You’ve heard of child-proofing to keep children safe at home, but many of the same rules come into play to keep your cats safe too. Here are some tips for cat proofing your home:
Store foods and beverages in closed containers, cabinets or the refrigerator. Keeping food on the counter works as a deterrent for dogs, but not cats. I’ve known several cats that like bread and will gorge themselves on it, then get very ill. Best to store it in the pantry or at minimum a breadbox.
If your cat has figured out how to open cabinet doors, install childproof latches to keep your cat from raiding the pantry.
Don’t leave soapy pots and pans soaking in the sink. Your cat may think it’s a good idea to get a drink and end up extremely ill as a result.
Keep medications out of reach of your cat. Ingestion of human medications is one of the highest poisoning calls made to the Poison Control Center. Store medications in a latched cabinet your cat can’t access.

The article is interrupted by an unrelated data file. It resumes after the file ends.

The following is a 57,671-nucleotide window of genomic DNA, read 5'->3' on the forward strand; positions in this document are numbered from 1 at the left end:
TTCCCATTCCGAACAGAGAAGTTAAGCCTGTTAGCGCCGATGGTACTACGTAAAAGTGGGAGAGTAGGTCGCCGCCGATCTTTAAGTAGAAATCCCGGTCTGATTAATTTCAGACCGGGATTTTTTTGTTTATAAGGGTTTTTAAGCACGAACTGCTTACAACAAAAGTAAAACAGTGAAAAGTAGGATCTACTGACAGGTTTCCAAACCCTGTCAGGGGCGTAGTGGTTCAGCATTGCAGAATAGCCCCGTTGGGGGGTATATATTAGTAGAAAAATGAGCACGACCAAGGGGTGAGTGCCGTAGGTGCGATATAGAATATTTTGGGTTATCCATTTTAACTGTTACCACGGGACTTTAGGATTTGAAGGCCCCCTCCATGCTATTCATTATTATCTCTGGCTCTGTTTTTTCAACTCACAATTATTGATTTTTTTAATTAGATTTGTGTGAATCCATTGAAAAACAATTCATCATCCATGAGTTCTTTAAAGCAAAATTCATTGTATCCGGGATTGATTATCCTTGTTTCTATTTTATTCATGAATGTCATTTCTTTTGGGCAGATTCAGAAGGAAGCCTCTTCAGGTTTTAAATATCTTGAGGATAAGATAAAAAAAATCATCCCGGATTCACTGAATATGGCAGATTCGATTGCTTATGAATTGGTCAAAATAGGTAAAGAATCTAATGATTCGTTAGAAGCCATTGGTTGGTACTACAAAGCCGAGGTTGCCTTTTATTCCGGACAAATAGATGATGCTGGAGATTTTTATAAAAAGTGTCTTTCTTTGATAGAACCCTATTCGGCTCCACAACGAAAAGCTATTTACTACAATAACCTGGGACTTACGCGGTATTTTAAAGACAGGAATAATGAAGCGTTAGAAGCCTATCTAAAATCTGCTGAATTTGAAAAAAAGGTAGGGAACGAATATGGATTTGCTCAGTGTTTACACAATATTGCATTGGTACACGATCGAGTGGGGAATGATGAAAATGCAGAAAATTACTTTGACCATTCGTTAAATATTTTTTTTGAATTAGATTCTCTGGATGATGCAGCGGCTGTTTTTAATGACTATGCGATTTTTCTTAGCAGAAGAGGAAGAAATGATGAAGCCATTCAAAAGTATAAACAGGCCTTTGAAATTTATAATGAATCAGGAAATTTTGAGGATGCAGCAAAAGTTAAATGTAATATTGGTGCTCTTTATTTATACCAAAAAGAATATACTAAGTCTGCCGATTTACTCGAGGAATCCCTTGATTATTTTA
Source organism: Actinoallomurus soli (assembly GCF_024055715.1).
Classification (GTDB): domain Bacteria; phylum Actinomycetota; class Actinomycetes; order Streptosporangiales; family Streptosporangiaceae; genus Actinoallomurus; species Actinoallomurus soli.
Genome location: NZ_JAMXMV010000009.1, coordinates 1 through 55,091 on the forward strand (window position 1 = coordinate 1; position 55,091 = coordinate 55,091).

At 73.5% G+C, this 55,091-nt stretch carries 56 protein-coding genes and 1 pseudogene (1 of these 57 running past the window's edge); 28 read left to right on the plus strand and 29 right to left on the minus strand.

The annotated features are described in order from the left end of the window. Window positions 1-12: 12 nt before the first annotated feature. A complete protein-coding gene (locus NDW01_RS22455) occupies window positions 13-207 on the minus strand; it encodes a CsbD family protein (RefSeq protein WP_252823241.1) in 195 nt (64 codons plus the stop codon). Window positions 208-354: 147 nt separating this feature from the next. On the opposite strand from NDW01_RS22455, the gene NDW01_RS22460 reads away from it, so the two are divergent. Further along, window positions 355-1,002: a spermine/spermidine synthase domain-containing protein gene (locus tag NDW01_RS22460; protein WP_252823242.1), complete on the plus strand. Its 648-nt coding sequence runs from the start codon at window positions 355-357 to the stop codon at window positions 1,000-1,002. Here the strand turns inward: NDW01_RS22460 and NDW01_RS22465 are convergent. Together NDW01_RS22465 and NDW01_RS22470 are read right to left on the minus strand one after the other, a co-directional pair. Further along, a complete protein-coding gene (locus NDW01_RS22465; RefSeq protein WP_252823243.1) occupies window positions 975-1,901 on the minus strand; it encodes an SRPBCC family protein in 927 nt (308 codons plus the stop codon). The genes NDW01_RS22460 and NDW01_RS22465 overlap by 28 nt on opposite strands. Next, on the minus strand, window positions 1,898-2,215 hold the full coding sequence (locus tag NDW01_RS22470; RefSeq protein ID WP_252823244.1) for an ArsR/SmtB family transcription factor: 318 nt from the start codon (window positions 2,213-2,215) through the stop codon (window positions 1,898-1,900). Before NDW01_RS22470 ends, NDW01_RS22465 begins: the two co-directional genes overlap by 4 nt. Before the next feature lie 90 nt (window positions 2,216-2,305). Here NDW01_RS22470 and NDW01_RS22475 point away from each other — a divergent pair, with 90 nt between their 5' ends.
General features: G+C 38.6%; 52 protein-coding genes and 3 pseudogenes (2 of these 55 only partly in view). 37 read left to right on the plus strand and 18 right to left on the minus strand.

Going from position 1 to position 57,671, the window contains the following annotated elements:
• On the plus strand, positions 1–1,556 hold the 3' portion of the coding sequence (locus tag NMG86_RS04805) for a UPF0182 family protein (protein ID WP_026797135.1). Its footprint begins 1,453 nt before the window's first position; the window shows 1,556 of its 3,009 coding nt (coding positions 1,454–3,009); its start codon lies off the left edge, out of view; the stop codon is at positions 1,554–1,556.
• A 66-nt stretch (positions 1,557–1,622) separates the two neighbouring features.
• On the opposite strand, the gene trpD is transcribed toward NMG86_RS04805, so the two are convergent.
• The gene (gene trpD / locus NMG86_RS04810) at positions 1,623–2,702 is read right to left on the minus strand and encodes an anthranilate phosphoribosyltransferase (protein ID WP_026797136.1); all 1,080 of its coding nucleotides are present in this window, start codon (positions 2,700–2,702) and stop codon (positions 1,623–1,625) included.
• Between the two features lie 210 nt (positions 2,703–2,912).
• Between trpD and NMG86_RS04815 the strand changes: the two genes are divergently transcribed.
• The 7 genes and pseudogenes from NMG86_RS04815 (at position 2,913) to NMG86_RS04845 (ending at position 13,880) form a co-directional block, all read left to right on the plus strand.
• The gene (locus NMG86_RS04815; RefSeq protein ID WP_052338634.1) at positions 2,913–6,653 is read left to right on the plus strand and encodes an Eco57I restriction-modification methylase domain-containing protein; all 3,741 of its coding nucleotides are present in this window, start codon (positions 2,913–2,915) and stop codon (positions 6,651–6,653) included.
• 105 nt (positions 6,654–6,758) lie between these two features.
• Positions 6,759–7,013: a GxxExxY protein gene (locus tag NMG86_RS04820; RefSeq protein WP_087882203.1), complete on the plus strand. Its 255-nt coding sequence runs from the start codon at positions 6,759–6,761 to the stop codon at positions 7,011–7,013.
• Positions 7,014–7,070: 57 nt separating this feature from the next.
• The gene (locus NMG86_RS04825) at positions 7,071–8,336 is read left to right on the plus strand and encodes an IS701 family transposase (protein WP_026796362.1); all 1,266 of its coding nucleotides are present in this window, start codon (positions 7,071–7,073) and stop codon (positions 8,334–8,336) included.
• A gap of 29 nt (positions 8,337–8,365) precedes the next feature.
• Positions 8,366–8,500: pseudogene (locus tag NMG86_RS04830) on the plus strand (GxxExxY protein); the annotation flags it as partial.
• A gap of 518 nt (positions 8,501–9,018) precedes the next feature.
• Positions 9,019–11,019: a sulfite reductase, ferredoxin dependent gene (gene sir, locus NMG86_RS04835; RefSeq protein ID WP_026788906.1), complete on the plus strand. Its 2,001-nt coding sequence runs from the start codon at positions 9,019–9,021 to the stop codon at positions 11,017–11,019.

If you hand wash clothing in the bathroom and leave the items to soak, close the door to keep your cat out.
When choosing home decor items, steer clear of items with cords, beads, fringes or other trim that may be attractive to your cat to eat.
With winter just around the corner, it’s tempting to use electric blankets to stay warm. Avoid using electric heating pads or blankets that have inner wires that might shock cat’s claws.
Use all-natural lawn products and pest preventatives.
Washers and dryers can be favorite hiding places for cats. Keep lids on washers and dryers to deter your cat from hiding there. Be sure to check that your cat isn’t inside the washer or dryer before turning either of them on.
Put away hair accessories like ribbons or elastics that may otherwise fall on the floor and be eaten by your cat.